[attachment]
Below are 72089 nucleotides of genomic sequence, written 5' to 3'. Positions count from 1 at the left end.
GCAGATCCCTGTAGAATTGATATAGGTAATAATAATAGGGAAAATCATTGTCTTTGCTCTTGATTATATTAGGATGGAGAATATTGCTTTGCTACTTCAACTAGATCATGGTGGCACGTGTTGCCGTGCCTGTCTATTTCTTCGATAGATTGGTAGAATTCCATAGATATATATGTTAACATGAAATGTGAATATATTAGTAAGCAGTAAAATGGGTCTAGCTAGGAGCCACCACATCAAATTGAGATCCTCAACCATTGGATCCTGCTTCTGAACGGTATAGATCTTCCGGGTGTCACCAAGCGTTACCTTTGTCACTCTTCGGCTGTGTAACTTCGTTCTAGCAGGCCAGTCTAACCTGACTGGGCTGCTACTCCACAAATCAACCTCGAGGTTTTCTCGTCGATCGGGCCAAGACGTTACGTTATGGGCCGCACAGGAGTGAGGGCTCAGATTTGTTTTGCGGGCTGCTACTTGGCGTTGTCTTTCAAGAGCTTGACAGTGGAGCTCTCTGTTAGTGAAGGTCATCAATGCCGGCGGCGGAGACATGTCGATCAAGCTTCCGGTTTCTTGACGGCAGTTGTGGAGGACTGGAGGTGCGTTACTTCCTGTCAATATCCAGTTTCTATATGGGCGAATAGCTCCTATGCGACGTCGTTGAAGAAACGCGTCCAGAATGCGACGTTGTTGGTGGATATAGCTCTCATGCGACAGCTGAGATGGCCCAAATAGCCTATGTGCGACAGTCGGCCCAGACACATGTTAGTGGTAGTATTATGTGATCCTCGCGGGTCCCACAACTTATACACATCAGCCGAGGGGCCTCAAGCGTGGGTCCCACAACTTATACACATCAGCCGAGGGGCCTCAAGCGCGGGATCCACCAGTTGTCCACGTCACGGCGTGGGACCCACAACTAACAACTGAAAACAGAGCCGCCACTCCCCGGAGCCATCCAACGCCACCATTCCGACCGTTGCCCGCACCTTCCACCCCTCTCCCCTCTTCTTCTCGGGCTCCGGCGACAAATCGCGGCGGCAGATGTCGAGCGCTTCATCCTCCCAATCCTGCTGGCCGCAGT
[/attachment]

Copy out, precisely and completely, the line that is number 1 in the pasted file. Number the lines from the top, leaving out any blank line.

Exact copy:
Below are 72089 nucleotides of genomic sequence, written 5' to 3'. Positions count from 1 at the left end.